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What is the Difference Between a Yam and a Sweet Potato?

Tricia Christensen
Updated May 16, 2024
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The yam and sweet potato are quite different plants, although they may look somewhat alike. In most cases, if you are eating a very sweet orange or yellow fleshed potato, you are actually eating a sweet potato and not a yam. Unless you’re shopping at an international market, or happen to be consuming your meal in Africa, chances are that you are consuming a sweet potato.

The confusion begins when Africans were brought to the Americas as slaves. The yam, which is a very important and starchy part of many African diets, looks a little bit like a sweet potato. Thus many slaves used the words yam and sweet potato interchangeably and the name stuck.

In the US, the two foods may be distinguished because the sweet potato tends to be less sweet than the yam. In reality, the real yam and sweet potato difference works in the opposite direction: African yams are less sweet, larger, and starchier. In fact, an African yam may reach as large as 100 pounds (45.35 kilograms). The largest recorded yam was 130 pounds (59 kg).

The yam tends to be softer, and herein lies the great difference in the debate. Firmer sweet potatoes were initially grown in the US. Softer varieties began to be grown and were often labeled as yams. Thus comparing a yam and sweet potato may mean the distinction between a fairly soft when cooked potato, or a fairly firm when cooked one.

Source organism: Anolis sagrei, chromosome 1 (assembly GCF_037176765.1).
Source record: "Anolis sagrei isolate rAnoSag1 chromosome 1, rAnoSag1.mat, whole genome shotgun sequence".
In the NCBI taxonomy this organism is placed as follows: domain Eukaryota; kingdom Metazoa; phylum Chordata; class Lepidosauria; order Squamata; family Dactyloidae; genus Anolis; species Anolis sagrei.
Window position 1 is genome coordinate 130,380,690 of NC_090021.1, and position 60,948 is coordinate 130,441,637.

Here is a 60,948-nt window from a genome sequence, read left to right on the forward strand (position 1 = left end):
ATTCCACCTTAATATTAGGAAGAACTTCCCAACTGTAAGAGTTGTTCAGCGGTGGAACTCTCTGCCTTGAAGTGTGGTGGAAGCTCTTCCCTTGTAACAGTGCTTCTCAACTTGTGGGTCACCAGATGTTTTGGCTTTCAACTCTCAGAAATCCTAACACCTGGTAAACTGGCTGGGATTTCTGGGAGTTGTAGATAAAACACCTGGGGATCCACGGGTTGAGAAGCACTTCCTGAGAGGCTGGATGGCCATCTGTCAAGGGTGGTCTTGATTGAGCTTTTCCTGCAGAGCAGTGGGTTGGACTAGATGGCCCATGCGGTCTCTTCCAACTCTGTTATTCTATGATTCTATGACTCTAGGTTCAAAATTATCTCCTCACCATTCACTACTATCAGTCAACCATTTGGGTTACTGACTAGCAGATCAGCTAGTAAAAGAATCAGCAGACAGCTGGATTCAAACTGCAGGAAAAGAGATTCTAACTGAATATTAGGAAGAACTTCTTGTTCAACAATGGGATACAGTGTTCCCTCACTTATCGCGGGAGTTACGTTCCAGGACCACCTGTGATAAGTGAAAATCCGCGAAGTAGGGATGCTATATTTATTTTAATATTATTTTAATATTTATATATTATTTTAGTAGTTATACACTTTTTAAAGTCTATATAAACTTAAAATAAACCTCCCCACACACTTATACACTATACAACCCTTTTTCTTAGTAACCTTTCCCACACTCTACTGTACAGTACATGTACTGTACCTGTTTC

There are some basic botanical differences between a real yam and sweet potato. The African yam is related to certain grasses and to lilies. It is also a monocot, exhibiting one embryonic seed leaf when it first sprouts from the ground. Conversely, the sweet potato is related to the morning glory family, and more closely related to other types of potatoes. It is a dicot and exhibits two embryonic leaves when sprouting.

The misnamed yam often gives a cook an idea of the type of sweet potato he or she is actually going to serve. For example, the garnet yam (actually a sweet potato) is often considered one of the most delightful, and is noted for its very sweet taste and deep orange color.

DelightedCooking is dedicated to providing accurate and trustworthy information. We carefully select reputable sources and employ a rigorous fact-checking process to maintain the highest standards. To learn more about our commitment to accuracy, read our editorial process.
Tricia Christensen
By Tricia Christensen
With a Literature degree from Sonoma State University and years of experience as a DelightedCooking contributor, Tricia Christensen is based in Northern California and brings a wealth of knowledge and passion to her writing. Her wide-ranging interests include reading, writing, medicine, art, film, history, politics, ethics, and religion, all of which she incorporates into her informative articles. Tricia is currently working on her first novel.
Discussion Comments
By anon121218 — On Oct 23, 2010

My Dad used to get sweet potato, and it would be orange flesh inside, and dark purple the outside. I never see these in the midwest and Florida? Why not? We lived out west, I don't know if that had anything to do with it.

By ivanka — On Jul 31, 2008

Yams tend to be larger than sweet potatoes. The texture of yams is more oily, while sweet potato has more floury texture. Also the color of yams is orange, while sweet potatoes are yellow.

Tricia Christensen
Tricia Christensen
With a Literature degree from Sonoma State University and years of experience as a DelightedCooking contributor, Tricia...
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